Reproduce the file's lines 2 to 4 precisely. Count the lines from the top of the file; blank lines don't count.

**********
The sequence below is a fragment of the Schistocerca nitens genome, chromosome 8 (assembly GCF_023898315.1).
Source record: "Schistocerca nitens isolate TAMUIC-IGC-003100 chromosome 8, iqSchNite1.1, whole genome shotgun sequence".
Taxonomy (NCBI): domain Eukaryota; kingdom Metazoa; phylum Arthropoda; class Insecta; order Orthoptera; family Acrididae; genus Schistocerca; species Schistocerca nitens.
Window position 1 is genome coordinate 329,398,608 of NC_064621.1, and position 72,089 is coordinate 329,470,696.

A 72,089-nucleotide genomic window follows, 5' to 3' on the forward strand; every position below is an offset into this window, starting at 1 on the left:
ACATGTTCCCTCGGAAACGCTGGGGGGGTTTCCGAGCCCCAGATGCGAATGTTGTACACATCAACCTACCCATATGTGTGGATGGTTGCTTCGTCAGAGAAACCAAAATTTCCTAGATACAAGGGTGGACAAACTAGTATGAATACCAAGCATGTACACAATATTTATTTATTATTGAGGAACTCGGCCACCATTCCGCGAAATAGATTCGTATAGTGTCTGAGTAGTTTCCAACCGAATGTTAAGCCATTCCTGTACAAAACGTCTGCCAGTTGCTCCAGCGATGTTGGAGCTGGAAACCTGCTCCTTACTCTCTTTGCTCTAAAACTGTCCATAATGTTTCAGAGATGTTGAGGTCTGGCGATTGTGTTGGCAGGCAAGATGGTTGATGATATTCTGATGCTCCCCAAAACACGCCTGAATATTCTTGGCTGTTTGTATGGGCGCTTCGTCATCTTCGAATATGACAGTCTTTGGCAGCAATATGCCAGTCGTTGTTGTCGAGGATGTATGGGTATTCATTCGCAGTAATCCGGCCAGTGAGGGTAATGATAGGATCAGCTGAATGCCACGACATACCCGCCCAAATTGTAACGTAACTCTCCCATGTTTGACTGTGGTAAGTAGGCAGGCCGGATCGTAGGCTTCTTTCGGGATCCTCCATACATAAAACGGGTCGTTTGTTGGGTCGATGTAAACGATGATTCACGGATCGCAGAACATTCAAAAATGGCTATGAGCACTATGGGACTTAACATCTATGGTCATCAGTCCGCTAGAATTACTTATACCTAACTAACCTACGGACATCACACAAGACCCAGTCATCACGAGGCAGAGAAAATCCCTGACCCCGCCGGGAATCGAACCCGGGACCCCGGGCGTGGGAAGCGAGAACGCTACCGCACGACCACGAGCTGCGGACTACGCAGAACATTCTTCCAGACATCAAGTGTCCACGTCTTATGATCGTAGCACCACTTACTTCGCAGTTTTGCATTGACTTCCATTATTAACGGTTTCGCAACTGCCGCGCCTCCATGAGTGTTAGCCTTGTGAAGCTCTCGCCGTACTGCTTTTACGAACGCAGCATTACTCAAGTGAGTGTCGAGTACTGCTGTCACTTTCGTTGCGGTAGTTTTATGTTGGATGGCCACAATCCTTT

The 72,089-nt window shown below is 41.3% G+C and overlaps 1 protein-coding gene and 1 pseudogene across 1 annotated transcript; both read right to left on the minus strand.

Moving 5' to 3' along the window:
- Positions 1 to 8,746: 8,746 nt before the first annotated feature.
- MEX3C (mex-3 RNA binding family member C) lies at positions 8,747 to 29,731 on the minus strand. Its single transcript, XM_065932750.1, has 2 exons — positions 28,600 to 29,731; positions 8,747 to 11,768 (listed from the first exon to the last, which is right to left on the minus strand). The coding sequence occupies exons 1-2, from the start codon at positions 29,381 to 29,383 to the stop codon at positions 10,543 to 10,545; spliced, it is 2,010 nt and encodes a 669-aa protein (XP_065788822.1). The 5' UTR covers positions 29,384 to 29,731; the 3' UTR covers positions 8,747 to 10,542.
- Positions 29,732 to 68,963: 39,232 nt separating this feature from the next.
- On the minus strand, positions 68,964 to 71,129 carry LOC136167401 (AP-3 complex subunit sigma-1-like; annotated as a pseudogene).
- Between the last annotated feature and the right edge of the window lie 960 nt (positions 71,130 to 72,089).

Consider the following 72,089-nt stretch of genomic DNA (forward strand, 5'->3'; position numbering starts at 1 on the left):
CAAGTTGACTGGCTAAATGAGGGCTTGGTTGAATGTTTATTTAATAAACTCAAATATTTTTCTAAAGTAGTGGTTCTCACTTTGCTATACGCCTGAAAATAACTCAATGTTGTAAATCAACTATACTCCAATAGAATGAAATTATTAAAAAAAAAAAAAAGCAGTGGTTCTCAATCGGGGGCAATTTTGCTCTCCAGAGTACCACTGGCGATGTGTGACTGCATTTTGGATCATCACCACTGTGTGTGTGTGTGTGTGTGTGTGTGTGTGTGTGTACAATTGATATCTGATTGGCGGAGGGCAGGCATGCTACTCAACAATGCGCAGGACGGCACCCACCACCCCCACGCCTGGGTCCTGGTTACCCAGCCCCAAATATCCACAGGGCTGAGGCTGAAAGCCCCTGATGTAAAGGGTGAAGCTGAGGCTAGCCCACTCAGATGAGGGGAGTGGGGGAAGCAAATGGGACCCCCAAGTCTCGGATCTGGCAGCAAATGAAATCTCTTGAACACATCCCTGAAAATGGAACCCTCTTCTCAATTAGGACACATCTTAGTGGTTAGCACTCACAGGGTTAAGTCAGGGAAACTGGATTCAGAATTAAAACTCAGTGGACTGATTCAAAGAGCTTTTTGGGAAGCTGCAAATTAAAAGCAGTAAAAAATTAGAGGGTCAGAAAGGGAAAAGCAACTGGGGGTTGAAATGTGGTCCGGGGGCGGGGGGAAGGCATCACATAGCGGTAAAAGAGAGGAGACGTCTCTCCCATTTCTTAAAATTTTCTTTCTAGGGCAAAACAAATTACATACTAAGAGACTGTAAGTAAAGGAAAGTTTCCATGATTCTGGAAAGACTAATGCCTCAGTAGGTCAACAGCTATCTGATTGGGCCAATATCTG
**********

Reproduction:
Source record: "Schistocerca nitens isolate TAMUIC-IGC-003100 chromosome 8, iqSchNite1.1, whole genome shotgun sequence".
Taxonomy (NCBI): domain Eukaryota; kingdom Metazoa; phylum Arthropoda; class Insecta; order Orthoptera; family Acrididae; genus Schistocerca; species Schistocerca nitens.
Window position 1 is genome coordinate 329,398,608 of NC_064621.1, and position 72,089 is coordinate 329,470,696.